Your available bandwidth will determine what broadcast quality, or more precisely, what resolution you should use. For example, if you have a total upload speed of 900 kbps then you would have roughly 450 to 630 kbps available for your audio and video broadcast. (Recommendation #1 was to not use more than 50-70% of your available upload speed.) Since audio typically uses approximately 100 kbps, you would then have about 350 to 530 kbps left over for video. In looking at our chart, this means you could broadcast at 360p at one of the standard resolutions listed (e.g. 640x360 for 16:9 aspect ratio, 480x360 for 4:3 aspect ratio).
Once you pick your broadcast resolution based on your available upload bandwidth, we recommend you embed a player on your site to match your output resolution. For example, if you set the encoder's output size to 480x360 then you would want to embed a player on your site with a 480x360 picture window. One common exception to matching the output resolution and embedded picture window size is that sometimes people with limited Internet connections will broadcast a small output resolution and then scale up the picture by embedding a larger picture window on their website. (For example, if your Internet connection only allows for 320x240 broadcast, but you want a larger picture window size, then you could set your output resolution at 320x240 and then place a 640x480 player on your website. The picture is a bit grainy, but it is an effective way to get a large, decent looking picture out of a limited Internet connection.)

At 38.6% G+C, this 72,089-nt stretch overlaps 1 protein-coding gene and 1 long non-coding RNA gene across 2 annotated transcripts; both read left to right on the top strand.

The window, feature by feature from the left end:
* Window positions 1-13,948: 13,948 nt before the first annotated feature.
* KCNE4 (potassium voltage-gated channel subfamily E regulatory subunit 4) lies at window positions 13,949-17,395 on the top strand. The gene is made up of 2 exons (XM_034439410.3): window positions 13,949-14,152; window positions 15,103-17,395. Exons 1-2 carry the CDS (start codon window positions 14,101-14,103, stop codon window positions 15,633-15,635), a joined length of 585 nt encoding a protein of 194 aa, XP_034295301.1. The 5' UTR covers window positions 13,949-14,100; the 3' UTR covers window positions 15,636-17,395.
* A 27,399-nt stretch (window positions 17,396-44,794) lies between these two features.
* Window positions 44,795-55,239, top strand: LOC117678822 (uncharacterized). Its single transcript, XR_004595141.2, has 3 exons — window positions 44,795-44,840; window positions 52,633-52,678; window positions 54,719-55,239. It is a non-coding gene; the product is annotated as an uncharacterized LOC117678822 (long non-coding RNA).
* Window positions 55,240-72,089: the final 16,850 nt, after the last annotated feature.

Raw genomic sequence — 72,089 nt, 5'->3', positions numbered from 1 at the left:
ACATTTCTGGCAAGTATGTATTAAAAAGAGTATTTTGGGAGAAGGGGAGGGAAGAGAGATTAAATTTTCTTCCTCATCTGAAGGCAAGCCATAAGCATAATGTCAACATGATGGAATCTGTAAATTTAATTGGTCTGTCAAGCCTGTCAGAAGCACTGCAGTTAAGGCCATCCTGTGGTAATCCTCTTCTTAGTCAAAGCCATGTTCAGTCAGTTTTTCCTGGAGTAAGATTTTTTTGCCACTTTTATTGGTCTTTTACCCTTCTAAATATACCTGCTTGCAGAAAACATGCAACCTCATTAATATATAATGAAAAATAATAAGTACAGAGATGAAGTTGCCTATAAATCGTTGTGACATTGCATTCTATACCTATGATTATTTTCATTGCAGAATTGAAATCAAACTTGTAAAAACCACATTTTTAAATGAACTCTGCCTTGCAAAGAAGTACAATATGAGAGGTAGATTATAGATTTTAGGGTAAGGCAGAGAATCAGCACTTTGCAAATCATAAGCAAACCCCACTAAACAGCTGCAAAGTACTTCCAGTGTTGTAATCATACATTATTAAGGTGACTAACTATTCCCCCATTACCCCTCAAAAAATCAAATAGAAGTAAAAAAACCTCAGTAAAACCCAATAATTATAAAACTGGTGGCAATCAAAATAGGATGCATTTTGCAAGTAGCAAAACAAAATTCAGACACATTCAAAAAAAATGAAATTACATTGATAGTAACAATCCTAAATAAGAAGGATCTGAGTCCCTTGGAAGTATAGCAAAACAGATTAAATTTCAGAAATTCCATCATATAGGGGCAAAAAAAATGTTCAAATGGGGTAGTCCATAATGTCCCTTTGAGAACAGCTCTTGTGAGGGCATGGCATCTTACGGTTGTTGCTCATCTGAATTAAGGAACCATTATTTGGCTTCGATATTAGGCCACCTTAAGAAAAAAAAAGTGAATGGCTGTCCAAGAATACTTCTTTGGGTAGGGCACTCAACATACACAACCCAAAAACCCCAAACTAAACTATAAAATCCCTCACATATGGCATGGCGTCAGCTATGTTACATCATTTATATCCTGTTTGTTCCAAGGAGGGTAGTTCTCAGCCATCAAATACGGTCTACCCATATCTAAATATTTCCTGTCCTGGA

NOTE: If you have a lot of movement in your broadcast such as cameras panning, zooming, and camera-switching transitions, you will likely need to set your broadcast bit rate higher than the minimum recommendation listed above. Streaming content with a lot of movement requires additional bandwidth (and encoding computer processor power) and you may want to increase your broadcast bit rate to 20-50% higher than what is listed here. Alternatively, if you use a single camera in a fixed position without any panning or zooming you could broadcast at a slightly lower bit rate and still have a nice quality.
Lastly, please keep in mind, broadcasting at higher bit rates and resolution requires more than just enough bandwidth. See our broadcasting on PC or a Mac articles as well as our Set Proper Bit Rate for Your Broadcast article for additional details.